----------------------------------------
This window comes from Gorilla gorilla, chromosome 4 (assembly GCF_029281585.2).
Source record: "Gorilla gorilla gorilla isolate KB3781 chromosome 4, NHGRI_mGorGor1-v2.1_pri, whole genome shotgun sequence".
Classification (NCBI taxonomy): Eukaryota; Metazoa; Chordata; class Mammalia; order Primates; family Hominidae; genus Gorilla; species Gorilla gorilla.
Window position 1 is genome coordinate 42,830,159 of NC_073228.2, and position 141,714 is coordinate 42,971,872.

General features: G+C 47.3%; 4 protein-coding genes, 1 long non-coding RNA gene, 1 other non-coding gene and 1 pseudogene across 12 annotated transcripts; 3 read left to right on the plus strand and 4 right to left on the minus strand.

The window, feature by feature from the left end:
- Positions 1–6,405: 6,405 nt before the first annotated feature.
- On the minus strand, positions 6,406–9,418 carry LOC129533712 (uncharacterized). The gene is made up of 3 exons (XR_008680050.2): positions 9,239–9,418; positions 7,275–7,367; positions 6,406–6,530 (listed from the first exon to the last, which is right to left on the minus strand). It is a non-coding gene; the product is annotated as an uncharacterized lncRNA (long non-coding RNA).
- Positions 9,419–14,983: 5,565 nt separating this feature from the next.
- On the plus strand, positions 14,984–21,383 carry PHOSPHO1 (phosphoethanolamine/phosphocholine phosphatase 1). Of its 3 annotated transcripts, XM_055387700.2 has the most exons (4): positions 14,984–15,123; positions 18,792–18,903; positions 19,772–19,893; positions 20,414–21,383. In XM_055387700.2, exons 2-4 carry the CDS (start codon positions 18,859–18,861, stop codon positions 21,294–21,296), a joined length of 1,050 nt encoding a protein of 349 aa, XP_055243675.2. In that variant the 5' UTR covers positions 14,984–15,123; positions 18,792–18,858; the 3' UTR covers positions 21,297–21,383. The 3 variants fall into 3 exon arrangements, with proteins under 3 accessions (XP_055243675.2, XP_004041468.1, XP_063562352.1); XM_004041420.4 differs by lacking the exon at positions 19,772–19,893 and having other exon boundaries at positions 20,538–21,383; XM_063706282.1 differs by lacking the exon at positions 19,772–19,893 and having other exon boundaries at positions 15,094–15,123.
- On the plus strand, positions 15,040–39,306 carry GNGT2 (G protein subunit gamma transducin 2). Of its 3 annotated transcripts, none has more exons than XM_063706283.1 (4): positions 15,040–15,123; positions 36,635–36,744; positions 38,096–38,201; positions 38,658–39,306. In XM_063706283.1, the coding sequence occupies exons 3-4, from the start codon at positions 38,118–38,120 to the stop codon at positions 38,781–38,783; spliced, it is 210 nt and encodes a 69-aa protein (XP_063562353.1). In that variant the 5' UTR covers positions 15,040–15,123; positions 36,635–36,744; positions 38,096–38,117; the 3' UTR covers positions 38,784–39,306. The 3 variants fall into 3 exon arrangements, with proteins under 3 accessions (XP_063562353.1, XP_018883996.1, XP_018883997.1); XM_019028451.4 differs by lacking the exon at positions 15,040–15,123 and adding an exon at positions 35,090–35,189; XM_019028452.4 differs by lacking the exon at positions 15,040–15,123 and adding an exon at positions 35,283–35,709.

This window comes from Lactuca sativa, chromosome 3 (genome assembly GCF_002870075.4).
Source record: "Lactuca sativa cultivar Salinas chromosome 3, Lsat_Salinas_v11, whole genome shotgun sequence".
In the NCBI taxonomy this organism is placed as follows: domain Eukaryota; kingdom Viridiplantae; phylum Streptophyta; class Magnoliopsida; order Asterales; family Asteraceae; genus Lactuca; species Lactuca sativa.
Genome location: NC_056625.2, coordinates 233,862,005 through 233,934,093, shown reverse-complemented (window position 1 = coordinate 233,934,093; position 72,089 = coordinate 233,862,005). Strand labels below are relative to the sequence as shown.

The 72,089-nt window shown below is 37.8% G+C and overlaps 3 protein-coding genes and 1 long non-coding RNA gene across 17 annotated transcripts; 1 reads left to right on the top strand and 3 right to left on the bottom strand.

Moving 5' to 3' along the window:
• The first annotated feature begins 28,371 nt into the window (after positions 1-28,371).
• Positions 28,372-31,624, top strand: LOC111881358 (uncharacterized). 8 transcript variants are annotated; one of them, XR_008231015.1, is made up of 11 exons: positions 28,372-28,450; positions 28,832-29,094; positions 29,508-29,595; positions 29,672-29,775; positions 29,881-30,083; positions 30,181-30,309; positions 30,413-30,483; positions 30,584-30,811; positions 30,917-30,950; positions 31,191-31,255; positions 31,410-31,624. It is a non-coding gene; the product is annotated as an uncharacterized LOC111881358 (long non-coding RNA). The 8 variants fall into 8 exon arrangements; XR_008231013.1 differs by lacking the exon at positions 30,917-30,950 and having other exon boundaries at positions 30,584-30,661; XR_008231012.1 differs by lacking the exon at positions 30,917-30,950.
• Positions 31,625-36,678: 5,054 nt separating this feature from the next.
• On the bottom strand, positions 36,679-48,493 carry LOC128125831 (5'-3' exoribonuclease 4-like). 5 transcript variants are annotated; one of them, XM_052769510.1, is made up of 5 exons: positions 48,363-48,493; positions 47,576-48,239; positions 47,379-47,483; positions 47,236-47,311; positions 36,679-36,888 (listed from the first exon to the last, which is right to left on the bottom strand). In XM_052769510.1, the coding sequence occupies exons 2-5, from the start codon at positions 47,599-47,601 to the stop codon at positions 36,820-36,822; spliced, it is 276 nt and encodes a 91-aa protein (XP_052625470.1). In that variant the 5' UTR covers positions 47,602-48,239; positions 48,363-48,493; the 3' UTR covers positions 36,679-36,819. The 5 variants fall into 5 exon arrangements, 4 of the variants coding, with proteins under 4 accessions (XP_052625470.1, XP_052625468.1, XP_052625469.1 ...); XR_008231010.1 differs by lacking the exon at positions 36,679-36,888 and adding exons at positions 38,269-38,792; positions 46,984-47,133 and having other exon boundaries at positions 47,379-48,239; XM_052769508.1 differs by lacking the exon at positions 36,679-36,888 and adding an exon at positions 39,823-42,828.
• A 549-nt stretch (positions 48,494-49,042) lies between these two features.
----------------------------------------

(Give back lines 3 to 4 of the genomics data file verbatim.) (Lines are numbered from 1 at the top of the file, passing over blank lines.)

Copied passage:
Classification (NCBI taxonomy): Eukaryota; Metazoa; Chordata; class Mammalia; order Primates; family Hominidae; genus Gorilla; species Gorilla gorilla.
Window position 1 is genome coordinate 42,830,159 of NC_073228.2, and position 141,714 is coordinate 42,971,872.